On New Year's Day, Los Angeles County is scheduled to set a dubious record.
Effective that day, the county's 55,000 employees will be withdrawn from the social security system - making the county the largest unit ever to defect. But it's a move that flies in the face of proposals being discussed to help cure the system's financial woes.
At issue is how to mandate participation in social security for those groups left out of the system when it was set up in 1935: federal employees, nonprofit employees, and state and local government employees. (The two latter groups were given the option to join, with a right to withdraw later, under federal legislation passed in 1950. Federal employees, who wield considerable political clout, have always fought inclusion in the system.)
The concept, known as ''universal coverage,'' has been debated by the presidentially appointed National Commission on Social Security Reform and is generally considered to be - in some form - one of the recommendations it will make by the end of the year.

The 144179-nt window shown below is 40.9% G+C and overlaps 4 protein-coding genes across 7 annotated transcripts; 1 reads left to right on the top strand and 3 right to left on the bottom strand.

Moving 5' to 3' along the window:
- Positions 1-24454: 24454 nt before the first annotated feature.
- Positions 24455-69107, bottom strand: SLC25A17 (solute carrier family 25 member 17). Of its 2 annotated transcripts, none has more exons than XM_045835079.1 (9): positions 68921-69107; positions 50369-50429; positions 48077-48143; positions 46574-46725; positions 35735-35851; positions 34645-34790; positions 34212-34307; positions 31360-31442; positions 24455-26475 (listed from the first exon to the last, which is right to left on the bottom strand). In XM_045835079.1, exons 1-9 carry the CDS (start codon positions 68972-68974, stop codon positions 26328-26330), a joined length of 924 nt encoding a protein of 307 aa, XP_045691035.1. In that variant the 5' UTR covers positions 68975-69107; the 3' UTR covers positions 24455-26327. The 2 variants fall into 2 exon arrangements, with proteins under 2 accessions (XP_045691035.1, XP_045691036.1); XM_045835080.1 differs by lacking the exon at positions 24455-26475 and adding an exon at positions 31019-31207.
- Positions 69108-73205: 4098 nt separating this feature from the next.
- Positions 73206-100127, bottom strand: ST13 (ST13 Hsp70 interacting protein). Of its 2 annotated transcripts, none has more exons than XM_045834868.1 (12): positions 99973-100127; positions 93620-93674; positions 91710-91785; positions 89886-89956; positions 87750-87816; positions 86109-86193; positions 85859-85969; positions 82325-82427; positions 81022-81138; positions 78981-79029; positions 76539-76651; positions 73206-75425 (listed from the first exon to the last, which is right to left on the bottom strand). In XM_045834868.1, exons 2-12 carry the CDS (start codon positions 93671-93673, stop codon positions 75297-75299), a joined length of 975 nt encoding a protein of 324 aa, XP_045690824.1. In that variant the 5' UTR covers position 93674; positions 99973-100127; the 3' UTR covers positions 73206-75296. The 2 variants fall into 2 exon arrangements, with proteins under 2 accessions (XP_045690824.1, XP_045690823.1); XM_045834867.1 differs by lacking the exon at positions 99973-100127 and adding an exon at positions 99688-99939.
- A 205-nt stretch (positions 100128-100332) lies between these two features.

Although the commission's staff estimates that mandated participation by all three groups would raise $110 billion in social security revenues by 1989, it's unlikely that the commission will propose such a sweeping move. Instead, those involved with the advisory group say, some modified form of universal coverage is likely to be proposed as a way to help raise the estimated $150 billion to $ 200 billion the system will need by 1989.
''Most of us will vote for including newly hired federal emloyees and those with less than five years' experience,'' says Robert Ball, former commissioner of the social security system and leader of the Democrats on the bipartisan reform commission. He explains that it takes five years as a federal employee to earn vested rights in civil service.